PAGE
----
Tcl/Tk for Programmers: With Solved Exercises that Work with Unix and Windows
This introduction to Tcl/Tk bridges the gaps between introductions, comprehensive manuals, and collections of scripts that solve particular problems. There are over 200 exercises with solutions for both Unix and Windows platforms.
Tcl/Tk for Programmers introduces high-level Tcl/Tk scripting language to experienced programmers with either Unix or Windows backgrounds. It includes a short introduction to TCP/IP, introductions on writing client-side scripts and GUI interfaces as well as integrating scripts with C/C++. In addition to covering version 8.0/8.0, the book describes the major differences between version 8.0/8.0, 7.6/4.2, and the experimental alpha version 8.1/8.1. Zimmer has extensive knowledge of Tcl/Tk programming and currently runs a consulting and training company based on his experience.
18 pages matching homogeneous coordinates in this book
Results 1-3 of 18
What people are saying - Write a review
We haven't found any reviews in the usual places.
An Anatomy of Industrial Robots and Their Controls
Robot Arm Kinematics
29 other sections not shown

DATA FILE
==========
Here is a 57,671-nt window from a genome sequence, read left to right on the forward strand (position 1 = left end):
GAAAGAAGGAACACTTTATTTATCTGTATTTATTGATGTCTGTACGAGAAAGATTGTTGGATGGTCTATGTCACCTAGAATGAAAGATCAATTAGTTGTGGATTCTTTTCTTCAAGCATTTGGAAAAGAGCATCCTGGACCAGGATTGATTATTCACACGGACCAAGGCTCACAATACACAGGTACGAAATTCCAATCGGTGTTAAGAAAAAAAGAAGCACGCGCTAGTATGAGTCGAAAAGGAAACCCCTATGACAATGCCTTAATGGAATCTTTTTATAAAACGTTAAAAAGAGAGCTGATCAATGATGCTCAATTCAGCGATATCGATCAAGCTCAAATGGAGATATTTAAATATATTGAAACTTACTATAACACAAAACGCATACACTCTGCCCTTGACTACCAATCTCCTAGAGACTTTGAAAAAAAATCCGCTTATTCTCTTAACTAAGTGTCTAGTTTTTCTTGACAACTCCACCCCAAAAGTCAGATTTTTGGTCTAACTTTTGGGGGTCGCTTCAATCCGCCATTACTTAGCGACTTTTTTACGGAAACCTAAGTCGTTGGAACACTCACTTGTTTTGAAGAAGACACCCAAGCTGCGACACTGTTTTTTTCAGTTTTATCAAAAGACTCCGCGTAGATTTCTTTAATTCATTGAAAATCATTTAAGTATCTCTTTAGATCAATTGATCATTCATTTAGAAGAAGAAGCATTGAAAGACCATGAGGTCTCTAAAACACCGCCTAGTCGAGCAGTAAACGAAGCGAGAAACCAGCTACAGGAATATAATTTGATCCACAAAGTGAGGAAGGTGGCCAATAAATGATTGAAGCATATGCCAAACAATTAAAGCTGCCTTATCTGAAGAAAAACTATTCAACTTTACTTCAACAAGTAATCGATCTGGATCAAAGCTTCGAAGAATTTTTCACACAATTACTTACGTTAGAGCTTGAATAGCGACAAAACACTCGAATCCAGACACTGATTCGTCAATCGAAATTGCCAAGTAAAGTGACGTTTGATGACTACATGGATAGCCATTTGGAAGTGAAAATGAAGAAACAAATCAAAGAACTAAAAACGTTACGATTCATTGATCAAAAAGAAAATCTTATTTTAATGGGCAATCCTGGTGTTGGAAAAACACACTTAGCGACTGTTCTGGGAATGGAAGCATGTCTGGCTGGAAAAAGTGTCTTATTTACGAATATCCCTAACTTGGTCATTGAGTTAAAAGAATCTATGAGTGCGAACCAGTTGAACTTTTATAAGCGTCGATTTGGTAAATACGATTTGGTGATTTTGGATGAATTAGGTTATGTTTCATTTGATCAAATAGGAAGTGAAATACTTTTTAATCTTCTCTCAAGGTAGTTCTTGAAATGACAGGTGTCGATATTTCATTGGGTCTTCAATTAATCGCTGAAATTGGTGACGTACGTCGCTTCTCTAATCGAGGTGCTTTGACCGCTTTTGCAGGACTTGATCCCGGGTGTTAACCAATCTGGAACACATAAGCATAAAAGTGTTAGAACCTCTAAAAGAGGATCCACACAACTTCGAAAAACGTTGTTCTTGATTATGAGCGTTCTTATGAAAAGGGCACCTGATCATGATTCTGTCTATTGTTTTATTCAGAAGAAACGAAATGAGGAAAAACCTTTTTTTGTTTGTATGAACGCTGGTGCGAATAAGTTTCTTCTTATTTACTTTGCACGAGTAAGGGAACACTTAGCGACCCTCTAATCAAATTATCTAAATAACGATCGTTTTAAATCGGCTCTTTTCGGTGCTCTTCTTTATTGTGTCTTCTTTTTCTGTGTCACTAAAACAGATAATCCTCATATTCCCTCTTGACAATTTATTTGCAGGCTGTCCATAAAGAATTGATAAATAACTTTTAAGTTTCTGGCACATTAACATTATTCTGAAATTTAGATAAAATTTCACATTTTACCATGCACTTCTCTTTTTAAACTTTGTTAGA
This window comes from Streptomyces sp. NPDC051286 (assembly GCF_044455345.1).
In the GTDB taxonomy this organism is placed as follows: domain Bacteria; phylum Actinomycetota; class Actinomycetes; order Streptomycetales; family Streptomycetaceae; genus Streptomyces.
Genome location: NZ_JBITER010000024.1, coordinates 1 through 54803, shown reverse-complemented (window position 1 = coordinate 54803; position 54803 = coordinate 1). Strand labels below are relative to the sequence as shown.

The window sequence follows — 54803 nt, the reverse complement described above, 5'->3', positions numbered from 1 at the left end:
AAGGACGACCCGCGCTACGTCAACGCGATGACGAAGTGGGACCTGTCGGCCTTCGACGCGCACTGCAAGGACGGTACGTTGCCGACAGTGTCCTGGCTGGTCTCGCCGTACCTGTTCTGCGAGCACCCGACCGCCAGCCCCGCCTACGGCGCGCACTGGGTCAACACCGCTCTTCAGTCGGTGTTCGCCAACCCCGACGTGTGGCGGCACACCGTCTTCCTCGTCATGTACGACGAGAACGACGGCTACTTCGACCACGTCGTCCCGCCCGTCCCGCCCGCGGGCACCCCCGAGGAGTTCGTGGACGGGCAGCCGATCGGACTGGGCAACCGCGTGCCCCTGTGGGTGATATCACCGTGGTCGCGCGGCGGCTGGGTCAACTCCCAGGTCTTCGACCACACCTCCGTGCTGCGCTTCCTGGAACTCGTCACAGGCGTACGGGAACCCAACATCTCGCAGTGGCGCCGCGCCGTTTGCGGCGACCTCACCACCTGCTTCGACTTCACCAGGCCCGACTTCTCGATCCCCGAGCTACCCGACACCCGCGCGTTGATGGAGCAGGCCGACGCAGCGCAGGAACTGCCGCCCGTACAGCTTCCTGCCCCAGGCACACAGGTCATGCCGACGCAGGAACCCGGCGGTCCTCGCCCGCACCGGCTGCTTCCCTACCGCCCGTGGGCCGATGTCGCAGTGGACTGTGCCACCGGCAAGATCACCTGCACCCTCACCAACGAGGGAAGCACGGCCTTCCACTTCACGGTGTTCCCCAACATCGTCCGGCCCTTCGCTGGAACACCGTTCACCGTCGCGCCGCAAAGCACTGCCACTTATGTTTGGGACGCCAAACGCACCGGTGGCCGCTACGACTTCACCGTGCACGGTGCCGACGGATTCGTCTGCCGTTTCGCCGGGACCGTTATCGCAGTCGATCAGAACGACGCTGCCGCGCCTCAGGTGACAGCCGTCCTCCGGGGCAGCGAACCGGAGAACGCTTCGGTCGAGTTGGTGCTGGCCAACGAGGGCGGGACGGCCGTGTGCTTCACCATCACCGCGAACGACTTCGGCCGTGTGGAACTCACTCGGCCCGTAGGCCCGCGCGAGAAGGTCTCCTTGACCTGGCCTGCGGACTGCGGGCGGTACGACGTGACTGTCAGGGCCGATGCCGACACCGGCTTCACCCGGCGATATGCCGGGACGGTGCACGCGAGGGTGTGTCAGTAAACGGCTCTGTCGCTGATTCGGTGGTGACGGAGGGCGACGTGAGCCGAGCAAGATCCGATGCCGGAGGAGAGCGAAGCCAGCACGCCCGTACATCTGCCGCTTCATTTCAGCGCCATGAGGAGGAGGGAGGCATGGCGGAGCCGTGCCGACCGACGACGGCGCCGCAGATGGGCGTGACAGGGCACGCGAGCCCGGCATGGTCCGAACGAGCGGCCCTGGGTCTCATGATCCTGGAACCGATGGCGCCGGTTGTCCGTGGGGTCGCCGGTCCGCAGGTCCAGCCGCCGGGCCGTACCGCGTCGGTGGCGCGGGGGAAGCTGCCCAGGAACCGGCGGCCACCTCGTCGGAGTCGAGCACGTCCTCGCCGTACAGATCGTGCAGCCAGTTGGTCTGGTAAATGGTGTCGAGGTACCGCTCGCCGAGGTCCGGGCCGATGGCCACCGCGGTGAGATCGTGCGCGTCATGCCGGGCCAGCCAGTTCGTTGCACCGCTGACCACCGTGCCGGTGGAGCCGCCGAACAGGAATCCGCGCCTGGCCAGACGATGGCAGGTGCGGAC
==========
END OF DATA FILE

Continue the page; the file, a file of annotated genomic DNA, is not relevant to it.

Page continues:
acceleration adaptive control algorithm angular applied approach Artificial Intelligence assembly Automatic automation AUTOPASS axes axis base coordinate block Cartesian clauses components computer vision constraints control system coordinate frame coordinate system defined degrees of freedom described dynamic equations of motion error example execution feedback Figure force feedback force sensor formulation function goal hand homogeneous coordinates homogeneous transformation IEEE IEEE Trans industrial robots input Intelligence 5 1974 inverse kinematics kinematic linear machine MACROP manipulator matrix mechanical method move Newton-Euler nonlinear object obstacles obtained operator optimal control parameters path performance position and orientation preconditions problem Proc recursive robot arm ROOM1 ROOM3 rotation rotation matrix segment sequence servo shown in Fig simulation sliding mode solution specified Stanford Stanford Arm STRIPS structure task technique tion tool torques trajectory transformation values variable vector velocity vision system wrist